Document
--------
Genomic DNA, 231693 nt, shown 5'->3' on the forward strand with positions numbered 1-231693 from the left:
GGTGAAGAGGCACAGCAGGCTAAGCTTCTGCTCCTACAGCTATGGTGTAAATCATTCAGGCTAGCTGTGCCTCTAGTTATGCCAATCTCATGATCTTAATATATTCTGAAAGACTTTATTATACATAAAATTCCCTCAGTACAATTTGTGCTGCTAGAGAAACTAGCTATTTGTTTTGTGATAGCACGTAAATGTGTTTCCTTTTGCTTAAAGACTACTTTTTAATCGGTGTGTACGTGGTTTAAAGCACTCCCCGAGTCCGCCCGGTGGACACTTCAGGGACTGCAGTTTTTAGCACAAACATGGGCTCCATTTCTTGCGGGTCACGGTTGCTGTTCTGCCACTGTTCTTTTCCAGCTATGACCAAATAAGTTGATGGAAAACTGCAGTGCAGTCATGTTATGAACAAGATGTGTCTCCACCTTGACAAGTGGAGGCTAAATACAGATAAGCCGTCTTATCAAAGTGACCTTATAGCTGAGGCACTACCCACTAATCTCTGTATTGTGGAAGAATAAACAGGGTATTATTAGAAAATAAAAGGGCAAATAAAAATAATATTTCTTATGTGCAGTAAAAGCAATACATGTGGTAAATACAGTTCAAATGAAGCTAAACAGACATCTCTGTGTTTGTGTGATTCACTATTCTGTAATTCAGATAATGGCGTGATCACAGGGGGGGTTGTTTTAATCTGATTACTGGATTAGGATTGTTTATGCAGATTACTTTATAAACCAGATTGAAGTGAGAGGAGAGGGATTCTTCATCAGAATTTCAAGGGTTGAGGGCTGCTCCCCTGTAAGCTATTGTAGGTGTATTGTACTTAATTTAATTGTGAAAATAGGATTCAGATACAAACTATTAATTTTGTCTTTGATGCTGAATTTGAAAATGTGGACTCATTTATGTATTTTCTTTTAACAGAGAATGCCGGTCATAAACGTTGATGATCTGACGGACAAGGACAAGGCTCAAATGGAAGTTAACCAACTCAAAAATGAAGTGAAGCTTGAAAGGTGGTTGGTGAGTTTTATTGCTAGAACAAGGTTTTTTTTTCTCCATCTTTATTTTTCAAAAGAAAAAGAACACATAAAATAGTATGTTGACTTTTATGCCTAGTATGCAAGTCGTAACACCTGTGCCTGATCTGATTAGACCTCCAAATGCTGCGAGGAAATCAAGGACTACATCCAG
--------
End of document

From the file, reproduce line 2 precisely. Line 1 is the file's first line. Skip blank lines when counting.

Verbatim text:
GGTGAAGAGGCACAGCAGGCTAAGCTTCTGCTCCTACAGCTATGGTGTAAATCATTCAGGCTAGCTGTGCCTCTAGTTATGCCAATCTCATGATCTTAATATATTCTGAAAGACTTTATTATACATAAAATTCCCTCAGTACAATTTGTGCTGCTAGAGAAACTAGCTATTTGTTTTGTGATAGCACGTAAATGTGTTTCCTTTTGCTTAAAGACTACTTTTTAATCGGTGTGTACGTGGTTTAAAGCACTCCCCGAGTCCGCCCGGTGGACACTTCAGGGACTGCAGTTTTTAGCACAAACATGGGCTCCATTTCTTGCGGGTCACGGTTGCTGTTCTGCCACTGTTCTTTTCCAGCTATGACCAAATAAGTTGATGGAAAACTGCAGTGCAGTCATGTTATGAACAAGATGTGTCTCCACCTTGACAAGTGGAGGCTAAATACAGATAAGCCGTCTTATCAAAGTGACCTTATAGCTGAGGCACTACCCACTAATCTCTGTATTGTGGAAGAATAAACAGGGTATTATTAGAAAATAAAAGGGCAAATAAAAATAATATTTCTTATGTGCAGTAAAAGCAATACATGTGGTAAATACAGTTCAAATGAAGCTAAACAGACATCTCTGTGTTTGTGTGATTCACTATTCTGTAATTCAGATAATGGCGTGATCACAGGGGGGGTTGTTTTAATCTGATTACTGGATTAGGATTGTTTATGCAGATTACTTTATAAACCAGATTGAAGTGAGAGGAGAGGGATTCTTCATCAGAATTTCAAGGGTTGAGGGCTGCTCCCCTGTAAGCTATTGTAGGTGTATTGTACTTAATTTAATTGTGAAAATAGGATTCAGATACAAACTATTAATTTTGTCTTTGATGCTGAATTTGAAAATGTGGACTCATTTATGTATTTTCTTTTAACAGAGAATGCCGGTCATAAACGTTGATGATCTGACGGACAAGGACAAGGCTCAAATGGAAGTTAACCAACTCAAAAATGAAGTGAAGCTTGAAAGGTGGTTGGTGAGTTTTATTGCTAGAACAAGGTTTTTTTTTCTCCATCTTTATTTTTCAAAAGAAAAAGAACACATAAAATAGTATGTTGACTTTTATGCCTAGTATGCAAGTCGTAACACCTGTGCCTGATCTGATTAGACCTCCAAATGCTGCGAGGAAATCAAGGACTACATCCAG